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Reproduced from California Energy Policy Simulator; Chart: Axios Visuals

A new analysis finds that California is not on track to meet its 2030 greenhouse gas reduction targets absent new and toughened clean energy policies.

Why it matters: California has many of the nation's most aggressive programs, so the results shows the difficulty of achieving steep state-level cuts in that state and others adopting ambitious climate targets.

  • California also matters a lot because it's the world's fifth-largest economy and its emissions are the second-largest among U.S. states behind Texas.

But, but, but: The research firm Energy Innovation also lays out ideas for making the state's programs tougher in order to meet the target — changes the authors say would yield billions of dollars in economic and health benefits.

The big picture: The analysis — based on a state-specific version of the firm's "energy policy simulator" — shows that the state's existing policies and trends will drive down emissions but fall short of California's statutory target of 40% below 1990 levels by 2030.

What they found: The half-dozen policy recommendations include...

  • Changing the state's cap-and-trade program to make minimum pollution permit prices rise faster if emissions cuts aren't on pace for the 2030 target.
  • Boosting the state's zero-emissions vehicles goal to 7.5 million on the roads by 2030, up from the current 5 million target.
  • Creating a zero-emissions performance standard for industrial heating systems.

The bottom line: "California’s policymakers have a challenging job, working at the forefront of global climate action. In effect, they are inventing a sophisticated climate policy machine without obvious precedent," it states.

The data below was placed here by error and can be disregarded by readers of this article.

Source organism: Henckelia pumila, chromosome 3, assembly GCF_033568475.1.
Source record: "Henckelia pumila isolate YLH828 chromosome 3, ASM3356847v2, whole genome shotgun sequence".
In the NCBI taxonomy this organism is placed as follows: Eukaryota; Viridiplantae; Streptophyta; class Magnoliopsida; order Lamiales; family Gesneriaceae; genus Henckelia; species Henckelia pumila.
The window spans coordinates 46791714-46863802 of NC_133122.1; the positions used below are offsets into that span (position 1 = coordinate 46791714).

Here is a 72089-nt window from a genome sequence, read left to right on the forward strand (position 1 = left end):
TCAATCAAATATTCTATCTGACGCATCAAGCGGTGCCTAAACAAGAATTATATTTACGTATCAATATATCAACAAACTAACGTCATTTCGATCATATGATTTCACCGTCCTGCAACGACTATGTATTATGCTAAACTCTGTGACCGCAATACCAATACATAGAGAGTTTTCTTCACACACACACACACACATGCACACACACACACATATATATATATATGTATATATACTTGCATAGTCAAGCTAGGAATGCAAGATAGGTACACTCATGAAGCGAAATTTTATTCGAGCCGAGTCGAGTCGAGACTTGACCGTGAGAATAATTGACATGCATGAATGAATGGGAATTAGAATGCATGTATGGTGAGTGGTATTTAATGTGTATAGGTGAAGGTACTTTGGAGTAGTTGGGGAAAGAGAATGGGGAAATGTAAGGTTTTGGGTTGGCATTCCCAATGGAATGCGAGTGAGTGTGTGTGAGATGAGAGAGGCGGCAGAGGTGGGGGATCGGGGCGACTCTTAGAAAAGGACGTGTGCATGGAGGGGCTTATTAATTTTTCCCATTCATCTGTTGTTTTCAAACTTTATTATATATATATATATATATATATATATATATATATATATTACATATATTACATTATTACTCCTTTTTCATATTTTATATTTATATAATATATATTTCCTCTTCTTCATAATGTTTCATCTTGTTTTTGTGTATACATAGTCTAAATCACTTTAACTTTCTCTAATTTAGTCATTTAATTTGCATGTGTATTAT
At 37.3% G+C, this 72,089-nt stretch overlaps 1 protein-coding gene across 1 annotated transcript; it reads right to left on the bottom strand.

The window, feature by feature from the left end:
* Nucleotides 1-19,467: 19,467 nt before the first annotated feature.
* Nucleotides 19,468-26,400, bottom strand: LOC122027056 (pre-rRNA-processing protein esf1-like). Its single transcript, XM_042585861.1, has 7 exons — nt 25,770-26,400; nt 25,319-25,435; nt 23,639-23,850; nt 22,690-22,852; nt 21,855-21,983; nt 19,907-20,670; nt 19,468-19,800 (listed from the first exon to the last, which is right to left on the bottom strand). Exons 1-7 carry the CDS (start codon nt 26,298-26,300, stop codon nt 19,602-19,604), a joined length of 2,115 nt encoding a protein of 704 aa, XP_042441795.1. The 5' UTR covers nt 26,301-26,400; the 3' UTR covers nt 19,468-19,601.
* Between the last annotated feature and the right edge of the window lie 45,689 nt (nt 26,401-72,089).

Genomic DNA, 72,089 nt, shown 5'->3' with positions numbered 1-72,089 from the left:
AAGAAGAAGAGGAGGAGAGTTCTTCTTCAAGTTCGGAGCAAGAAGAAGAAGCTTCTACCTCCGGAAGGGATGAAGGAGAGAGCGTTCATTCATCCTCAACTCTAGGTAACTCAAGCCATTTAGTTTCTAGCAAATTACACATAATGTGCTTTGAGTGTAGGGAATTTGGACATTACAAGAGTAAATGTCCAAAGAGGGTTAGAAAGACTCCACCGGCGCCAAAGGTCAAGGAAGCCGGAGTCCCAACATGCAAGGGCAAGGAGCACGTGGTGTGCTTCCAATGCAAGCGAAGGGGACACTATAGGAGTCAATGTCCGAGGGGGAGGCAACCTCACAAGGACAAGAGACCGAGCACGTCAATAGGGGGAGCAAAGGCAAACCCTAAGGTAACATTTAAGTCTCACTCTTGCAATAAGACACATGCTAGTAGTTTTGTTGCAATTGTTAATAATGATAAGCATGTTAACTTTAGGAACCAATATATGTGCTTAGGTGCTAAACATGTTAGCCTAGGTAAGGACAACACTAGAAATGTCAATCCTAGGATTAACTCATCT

• The study was funded by the nonprofit Aspen Global Change Institute.

Go deeper ... Climate change: California cities look to ban natural gas

Go deeper

Updated 1 min ago - Politics & Policy

Coronavirus dashboard

Illustration: Sarah Grillo/Axios

  1. Global: Total confirmed cases as of 4 p.m. ET: 31,175,205 — Total deaths: 962,076— Total recoveries: 21,294,229Map.
  2. U.S.: Total confirmed cases as of 4 p.m. ET: 6,829,956 — Total deaths: 199,690 — Total recoveries: 2,590,695 — Total tests: 95,121,596Map.
  3. Health: CDC says it mistakenly published guidance about COVID-19 spreading through air.
  4. Media: Conservative blogger who spread COVID-19 misinformation worked for Fauci's agency.
  5. Politics: House Democrats file legislation to fund government through Dec. 11.
  6. World: "The Wake-Up Call" warns the West about the consequences of mishandling a pandemic.

McConnell: Senate has "more than sufficient time" to process Supreme Court nomination

Senate Majority Leader Mitch McConnell (R-Ky.) said in a floor speech Monday that the chamber has "more than sufficient time" to confirm a replacement for Supreme Court Justice Ruth Bader Ginsburg before the election, and accused Democrats of preparing "an even more appalling sequel" to the fight over Brett Kavanaugh's confirmation.

Why it matters: Senate Minority Leader Chuck Schumer (D-N.Y.) has said "nothing is off the table next year" if Republicans push ahead with the confirmation vote before November, vowing alongside Rep. Alexandria Ocasio-Cortez (D-N.Y.) to use "every procedural tool available to us to ensure that we buy ourselves the time necessary."

House Democrats file legislation to fund government through Dec. 11

House Speaker Nancy Pelosi (D-Calif.). Photo: Chip Somodevilla/Getty Images

House Democrats on Monday released their proposal for short-term legislation to fund the government through December 11.

Why it matters: This is Congress' chief legislative focus before the election. They must pass a continuing resolution (CR) before midnight on Oct. 1 to avoid a government shutdown — something both Hill leaders and the White House have claimed is off the table.